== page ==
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will not see james comey as a sympathetic figure and so again, i think this is something where it could be damaging to the president is how much of this information that can be used to build this argument, build this narrative, to build this legal case against the president? but again, it isjust legal case against the president? but again, it is just another battle that president trump is fighting along with so many others, but i think would be debilitating, particularly as we head into a mid—term congressional elections. 0k, mid—term congressional elections. ok, thank you so much for your time. thank you for being on the bbc. let's just share some of your comments, you have been sending them in thick and fast so far today. damage, war of words, no, this man spoke truth and the tweets from trump are just ramblings spoke truth and the tweets from trump arejust ramblings in spoke truth and the tweets from trump are just ramblings in the schoolyard bully. when she says this man, i believe she is referring to james comey. then we have got others who just feel that actually, we have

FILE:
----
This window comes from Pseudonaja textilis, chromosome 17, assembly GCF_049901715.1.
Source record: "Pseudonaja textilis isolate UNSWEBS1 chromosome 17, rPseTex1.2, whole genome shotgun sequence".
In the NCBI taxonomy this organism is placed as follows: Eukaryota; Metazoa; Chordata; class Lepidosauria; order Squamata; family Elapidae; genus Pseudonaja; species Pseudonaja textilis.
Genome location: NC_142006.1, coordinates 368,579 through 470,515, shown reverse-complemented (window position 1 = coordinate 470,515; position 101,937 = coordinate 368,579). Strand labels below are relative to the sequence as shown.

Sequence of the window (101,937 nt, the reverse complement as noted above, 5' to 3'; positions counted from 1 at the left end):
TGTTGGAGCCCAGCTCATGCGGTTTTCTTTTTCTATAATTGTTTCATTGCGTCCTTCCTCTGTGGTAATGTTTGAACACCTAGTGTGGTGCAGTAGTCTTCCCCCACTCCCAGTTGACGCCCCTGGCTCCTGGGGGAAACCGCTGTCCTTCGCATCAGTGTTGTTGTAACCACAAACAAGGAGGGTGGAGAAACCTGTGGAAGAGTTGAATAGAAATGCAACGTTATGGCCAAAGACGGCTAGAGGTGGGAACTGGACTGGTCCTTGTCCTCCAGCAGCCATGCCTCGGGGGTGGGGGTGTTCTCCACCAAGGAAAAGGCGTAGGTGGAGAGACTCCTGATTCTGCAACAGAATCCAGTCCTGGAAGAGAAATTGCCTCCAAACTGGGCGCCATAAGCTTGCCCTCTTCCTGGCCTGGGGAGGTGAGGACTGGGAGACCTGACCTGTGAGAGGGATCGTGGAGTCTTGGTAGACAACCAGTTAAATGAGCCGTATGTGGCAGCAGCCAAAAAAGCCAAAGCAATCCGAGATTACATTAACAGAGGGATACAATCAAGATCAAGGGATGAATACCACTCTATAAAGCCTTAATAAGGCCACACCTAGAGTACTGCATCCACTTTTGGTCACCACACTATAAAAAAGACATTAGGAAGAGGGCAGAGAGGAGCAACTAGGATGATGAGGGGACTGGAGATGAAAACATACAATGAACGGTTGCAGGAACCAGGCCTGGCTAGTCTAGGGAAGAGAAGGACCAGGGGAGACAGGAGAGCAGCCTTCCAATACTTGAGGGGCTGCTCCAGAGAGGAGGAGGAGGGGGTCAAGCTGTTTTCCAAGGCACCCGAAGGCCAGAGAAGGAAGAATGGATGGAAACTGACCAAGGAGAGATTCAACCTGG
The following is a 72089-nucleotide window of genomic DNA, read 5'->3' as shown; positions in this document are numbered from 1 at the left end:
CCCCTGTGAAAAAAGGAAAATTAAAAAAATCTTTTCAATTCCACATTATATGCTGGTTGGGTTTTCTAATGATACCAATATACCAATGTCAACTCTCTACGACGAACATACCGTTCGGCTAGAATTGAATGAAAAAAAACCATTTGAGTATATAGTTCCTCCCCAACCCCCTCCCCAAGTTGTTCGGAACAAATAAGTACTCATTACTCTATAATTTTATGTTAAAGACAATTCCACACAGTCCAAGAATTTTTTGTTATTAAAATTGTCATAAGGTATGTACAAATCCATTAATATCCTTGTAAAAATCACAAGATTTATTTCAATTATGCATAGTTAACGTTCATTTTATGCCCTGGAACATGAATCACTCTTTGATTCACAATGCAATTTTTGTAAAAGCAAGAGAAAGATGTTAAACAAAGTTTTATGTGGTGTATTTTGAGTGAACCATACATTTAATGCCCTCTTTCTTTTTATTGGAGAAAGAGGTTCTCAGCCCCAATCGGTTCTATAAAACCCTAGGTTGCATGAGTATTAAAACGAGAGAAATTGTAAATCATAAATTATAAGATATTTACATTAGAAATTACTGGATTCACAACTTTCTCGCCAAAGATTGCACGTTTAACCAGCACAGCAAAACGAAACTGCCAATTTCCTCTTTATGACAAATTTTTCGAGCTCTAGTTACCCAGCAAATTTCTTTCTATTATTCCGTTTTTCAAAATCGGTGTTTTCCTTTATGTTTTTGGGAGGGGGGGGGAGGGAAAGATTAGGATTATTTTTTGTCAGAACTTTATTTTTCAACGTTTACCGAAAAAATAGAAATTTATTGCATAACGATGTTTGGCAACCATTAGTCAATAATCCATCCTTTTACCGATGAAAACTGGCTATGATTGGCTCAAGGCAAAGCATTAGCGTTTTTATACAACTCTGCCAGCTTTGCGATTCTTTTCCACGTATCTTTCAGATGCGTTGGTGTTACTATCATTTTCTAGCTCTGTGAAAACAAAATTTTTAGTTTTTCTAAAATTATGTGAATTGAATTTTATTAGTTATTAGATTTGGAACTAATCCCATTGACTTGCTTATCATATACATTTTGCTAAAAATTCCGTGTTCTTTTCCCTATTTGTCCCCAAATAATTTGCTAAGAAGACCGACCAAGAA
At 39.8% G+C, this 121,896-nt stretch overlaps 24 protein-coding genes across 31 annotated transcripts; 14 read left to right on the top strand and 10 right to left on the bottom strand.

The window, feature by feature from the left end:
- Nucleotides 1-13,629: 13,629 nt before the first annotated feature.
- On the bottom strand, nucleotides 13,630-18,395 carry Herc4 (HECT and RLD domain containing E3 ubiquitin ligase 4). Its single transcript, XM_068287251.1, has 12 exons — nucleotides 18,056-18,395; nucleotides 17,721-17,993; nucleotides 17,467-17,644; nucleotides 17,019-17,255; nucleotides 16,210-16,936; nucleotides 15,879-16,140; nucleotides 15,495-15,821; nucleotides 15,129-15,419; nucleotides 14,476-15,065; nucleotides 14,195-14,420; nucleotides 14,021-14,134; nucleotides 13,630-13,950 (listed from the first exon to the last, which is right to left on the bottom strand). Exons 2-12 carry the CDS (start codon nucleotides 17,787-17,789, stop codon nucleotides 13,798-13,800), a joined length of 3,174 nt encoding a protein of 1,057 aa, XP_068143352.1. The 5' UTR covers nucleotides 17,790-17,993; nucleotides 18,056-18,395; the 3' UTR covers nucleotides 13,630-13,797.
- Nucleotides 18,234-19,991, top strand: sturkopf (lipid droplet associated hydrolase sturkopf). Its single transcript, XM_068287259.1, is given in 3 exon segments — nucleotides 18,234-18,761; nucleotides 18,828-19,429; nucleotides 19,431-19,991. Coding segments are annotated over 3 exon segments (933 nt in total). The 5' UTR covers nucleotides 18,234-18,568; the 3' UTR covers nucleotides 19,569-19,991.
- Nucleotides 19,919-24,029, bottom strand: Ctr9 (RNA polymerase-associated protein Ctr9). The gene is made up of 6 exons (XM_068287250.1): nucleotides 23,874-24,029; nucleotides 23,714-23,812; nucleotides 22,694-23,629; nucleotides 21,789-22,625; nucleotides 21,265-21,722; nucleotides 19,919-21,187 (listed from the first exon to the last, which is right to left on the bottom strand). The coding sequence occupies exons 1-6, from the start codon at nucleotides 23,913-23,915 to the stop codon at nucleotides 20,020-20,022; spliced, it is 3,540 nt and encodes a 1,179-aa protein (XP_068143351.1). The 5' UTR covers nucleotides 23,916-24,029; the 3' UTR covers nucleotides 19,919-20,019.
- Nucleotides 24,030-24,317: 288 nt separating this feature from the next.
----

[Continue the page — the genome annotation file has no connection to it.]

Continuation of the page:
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got a comment he says that actually, i believe trump will be impeached eventually. interesting comments, keep them coming in. we will share some more later. nasa is set to launch a mission to look for planets around the stars closest to us. a critical part of the tess mission is to capture the vibrations from the stars, which can be turned to sounds. this will help researchers identify their age and size. our science correspondent pallab ghosh has been to the kennedy space centre in florida, where the space telescope is due to be launched monday night. the night sky is littered with stars — they shine and they also sing. these are the vibrations of a distant star, similar to our sun, converted into sound. radio waves, and this is another much bigger and older star. professor bill chaplin is analysing these sounds.